It is to say, however, that we need to seize this short day of our early motherhood. It all passes so quickly. I am already nostalgic for my children's earlier stages. In two years, Andrew will be spending more (waking) hours at school than at home. Maybe mothering a baby and small child is the most critical opportunity for us to lay the foundations for our bonds with our children. Children will spend their lives growing more and more independant of us, as is our job to teach them to be.

Though our job can be described as teaching our kids to no longer need us, the emotional bond we forge continues forever. One of my more macabre activities of late is reading black box recordings of airline disasters. In one of the recordings a member of the crew, knowing he was about to die and that there was a black box to transmit his final message, called out: "I love you, Mom."

Motherhood is about giving yourself away to the tiny people that we invite into our lives, who pay us back in double.

Thanks, Mom, for exemplifing this for me. Love is a home-made Egg McMuffin sandwich kept warm in a tin foil envelope by the front door at 6 am. And drawing smiley faces on little toes.

Saturday, May 02, 2009

The Rule of Law?

Now that Justice Souter has graced us all with stepping down from the bench, my thoughts have turned back to the issue that made the 2008 election one that I believed would create a legacy that would extend into the lifetimes of my kids: the make-up of the Supreme Court. (btw, I have since come to realize that most of what our President has done will create a legacy from which our country may never recover and for which our kids will, literally, be paying $$.)

Obama voted against Chief Justice Roberts' (one of the most respected legal minds of his generation) confirmation with some mincing and hand-wringing about justices needing to involve themselves personally and on an emotional level in the cases before them, and that their decisions be guided by their sense of empathy.

That sounds like ok advice for a mother in determining an appropriate response to a wayward kid, but not for someone whose sworn office it is to simply interpret the Constitution. Where is the rule of law in this "judicial" philosophy?

When I came across this from Ramesh Ponnuru today, I could not resist reposting it here. (And if you are not reading the corner, you should be.)

In 2007 then-presidential candidate Barack Obama explained how he would pick federal judges: "We need somebody who's got the heart, the empathy, to recognize what it's like to be a young teenage mom. The empathy to understand what it's like to be poor, or African-American, or gay, or disabled, or old. And that's the criterion by which I'm going to be selecting my judges."

Note that the "empathy" Obama has in mind does not extend to black inner-city schoolkids who would like options beyond their failing schools . . . or small-business owners, or homeowners, all of whom have interests in Supreme Court litigation. Or, needless to say, unborn children: Obama made his remark at a Planned Parenthood event.

When President Obama says that he wants judges to have "empathy," what he means is that he wants judges who are political liberals—and who allow their politics to influence their judicial decisions. Isn't that what his quote really demonstrates?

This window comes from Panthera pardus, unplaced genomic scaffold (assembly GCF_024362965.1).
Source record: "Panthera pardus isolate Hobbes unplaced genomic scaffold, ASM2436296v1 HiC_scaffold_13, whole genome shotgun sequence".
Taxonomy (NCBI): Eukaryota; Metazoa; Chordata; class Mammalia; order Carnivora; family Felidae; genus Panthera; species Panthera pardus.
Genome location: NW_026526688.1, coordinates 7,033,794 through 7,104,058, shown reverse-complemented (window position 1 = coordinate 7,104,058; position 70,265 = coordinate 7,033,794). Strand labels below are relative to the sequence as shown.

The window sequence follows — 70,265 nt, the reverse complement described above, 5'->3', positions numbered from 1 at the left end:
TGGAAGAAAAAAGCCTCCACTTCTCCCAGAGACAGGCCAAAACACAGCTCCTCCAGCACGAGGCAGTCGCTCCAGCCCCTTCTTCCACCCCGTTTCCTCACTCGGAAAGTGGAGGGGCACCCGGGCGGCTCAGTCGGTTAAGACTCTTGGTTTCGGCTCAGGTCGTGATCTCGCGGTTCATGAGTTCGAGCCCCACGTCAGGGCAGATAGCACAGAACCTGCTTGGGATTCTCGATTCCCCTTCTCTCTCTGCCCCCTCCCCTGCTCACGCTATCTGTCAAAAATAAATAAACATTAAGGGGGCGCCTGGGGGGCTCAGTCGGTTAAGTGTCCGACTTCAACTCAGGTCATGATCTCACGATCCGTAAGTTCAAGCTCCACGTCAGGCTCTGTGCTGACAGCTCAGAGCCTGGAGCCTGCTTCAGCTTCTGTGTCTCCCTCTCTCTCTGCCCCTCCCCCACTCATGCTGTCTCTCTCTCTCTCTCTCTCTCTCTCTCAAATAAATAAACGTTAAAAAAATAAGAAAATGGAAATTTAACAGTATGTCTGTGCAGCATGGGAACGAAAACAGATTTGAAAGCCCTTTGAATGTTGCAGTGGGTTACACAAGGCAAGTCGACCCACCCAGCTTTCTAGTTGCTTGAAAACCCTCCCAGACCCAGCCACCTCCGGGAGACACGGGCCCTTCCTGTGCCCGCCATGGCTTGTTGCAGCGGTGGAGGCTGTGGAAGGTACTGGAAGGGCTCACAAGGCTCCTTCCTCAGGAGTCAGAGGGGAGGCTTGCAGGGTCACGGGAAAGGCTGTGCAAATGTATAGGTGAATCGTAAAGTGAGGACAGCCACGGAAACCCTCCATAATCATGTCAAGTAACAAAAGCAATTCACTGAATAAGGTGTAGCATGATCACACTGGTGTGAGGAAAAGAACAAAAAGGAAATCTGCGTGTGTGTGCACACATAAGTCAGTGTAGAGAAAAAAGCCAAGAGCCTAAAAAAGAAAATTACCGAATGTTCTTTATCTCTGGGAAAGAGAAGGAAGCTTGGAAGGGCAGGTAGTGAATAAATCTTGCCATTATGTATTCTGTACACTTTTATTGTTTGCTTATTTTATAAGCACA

Also, I would just like to say that I love George Will again (I was dismayed by how critical he was of Bush and McCain--wasn't the liberal press already on top of that?) and came across this oldie but goodie from him ("goodie" is hyperlinked to the article, which you should read!). I love that he even gets to the subject of how one-sided the "compassion" in this "liberal compassion" theory is.

Steven Calabresi, a law professor at Northwestern, had this response to Obama's judicial philosophy:
On this view, plaintiffs should usually win against defendants in civil cases; criminals in cases against the police; consumers, employees and stockholders in suits brought against corporations; and citizens in suits brought against the government. Empathy, not justice, ought to be the mission of the federal courts, and the redistribution of wealth should be their mantra.

In a Sept. 6, 2001, interview with Chicago Public Radio station WBEZ-FM, Mr. Obama noted that the Supreme Court under Chief Justice Earl Warren "never ventured into the issues of redistribution of wealth and sort of more basic issues of political and economic justice in this society," and "to that extent as radical as I think people tried to characterize the Warren Court, it wasn't that radical."

Every new federal judge has been required by federal law to take an oath of office in which he swears that he will "administer justice without respect to persons, and do equal right to the poor and to the rich." Mr. Obama's emphasis on empathy in essence requires the appointment of judges committed in advance to violating this oath. To the traditional view of justice as a blindfolded person weighing legal claims fairly on a scale, he wants to tear the blindfold off, so the judge can rule for the party he empathizes with most.

And with the Left's success in blocking Bush's appointments to the vacancies in the federal district and appellate courts, Obama will have ample grounds in which to plant judges who will decide cases on the basis of their political empathies rather than on what the law actually says.

I know so many, many people who went from supporting Mitt Romney to voting for Obama, a(n) (il)logic I cannot fathom. But I would be very interested in hearing someone out there defend our President on all of this.